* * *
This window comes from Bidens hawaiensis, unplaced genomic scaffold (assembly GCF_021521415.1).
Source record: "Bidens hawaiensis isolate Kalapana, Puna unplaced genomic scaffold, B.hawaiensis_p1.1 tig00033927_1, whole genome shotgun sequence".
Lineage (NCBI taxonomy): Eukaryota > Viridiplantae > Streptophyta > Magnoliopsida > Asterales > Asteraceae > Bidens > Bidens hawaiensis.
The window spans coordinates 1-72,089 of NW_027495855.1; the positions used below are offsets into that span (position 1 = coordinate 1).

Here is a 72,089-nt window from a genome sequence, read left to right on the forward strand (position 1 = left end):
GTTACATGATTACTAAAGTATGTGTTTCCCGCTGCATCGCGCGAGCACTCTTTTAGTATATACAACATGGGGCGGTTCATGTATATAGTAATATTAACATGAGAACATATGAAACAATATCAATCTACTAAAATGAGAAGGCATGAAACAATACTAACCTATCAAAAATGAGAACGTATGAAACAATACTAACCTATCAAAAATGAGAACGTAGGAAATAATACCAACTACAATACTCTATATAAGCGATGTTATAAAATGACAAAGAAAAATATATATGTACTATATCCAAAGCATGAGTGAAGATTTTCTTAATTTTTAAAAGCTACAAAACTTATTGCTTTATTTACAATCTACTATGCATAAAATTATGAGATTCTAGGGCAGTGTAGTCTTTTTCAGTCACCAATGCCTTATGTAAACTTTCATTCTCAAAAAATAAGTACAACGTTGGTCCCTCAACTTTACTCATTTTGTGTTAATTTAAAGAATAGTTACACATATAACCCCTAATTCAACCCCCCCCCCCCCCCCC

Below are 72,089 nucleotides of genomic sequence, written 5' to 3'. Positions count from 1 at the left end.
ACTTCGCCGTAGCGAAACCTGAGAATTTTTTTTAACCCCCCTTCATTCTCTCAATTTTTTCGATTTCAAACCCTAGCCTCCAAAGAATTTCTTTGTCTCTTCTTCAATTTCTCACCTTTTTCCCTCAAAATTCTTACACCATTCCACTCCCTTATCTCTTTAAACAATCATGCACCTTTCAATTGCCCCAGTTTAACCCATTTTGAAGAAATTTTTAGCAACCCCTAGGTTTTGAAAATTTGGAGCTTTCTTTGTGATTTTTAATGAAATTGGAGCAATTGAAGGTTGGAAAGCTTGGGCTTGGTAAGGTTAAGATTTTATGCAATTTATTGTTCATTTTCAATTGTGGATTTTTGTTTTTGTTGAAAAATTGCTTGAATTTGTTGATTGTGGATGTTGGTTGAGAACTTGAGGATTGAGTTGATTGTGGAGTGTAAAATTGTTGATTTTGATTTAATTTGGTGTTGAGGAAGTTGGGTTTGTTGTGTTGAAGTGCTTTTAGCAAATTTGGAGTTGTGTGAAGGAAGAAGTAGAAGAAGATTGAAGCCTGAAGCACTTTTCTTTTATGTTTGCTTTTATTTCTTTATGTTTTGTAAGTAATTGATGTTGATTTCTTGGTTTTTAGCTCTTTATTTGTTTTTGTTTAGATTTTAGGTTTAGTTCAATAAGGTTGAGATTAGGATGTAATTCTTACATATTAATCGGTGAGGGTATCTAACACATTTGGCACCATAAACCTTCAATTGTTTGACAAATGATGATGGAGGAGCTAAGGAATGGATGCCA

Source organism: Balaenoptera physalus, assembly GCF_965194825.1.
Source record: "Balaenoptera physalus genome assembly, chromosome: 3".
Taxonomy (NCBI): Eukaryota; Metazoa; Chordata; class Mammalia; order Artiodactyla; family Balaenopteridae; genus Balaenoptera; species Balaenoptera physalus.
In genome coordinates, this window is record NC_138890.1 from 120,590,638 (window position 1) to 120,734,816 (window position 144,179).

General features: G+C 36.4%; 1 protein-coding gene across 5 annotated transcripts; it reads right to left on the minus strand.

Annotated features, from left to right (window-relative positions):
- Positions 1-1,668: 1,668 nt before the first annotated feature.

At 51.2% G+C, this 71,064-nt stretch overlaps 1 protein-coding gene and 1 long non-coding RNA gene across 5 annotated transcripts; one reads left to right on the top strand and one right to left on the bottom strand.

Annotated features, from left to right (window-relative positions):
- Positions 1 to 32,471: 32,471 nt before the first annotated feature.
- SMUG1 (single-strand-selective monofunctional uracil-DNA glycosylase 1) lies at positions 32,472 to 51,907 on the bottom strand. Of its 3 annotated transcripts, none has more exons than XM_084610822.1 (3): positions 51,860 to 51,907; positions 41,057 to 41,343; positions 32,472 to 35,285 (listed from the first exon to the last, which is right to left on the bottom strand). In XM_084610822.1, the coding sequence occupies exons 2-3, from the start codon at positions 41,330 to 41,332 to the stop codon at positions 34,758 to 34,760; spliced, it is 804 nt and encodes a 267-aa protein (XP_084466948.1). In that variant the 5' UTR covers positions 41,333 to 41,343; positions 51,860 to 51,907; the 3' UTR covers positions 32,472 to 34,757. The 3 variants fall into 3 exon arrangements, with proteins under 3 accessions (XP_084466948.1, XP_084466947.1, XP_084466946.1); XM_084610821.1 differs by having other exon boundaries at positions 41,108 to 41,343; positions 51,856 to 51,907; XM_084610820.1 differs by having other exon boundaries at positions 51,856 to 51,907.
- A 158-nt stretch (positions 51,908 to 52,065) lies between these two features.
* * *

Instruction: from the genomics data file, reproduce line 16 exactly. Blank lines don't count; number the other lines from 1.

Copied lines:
At 51.2% G+C, this 71,064-nt stretch overlaps 1 protein-coding gene and 1 long non-coding RNA gene across 5 annotated transcripts; one reads left to right on the top strand and one right to left on the bottom strand.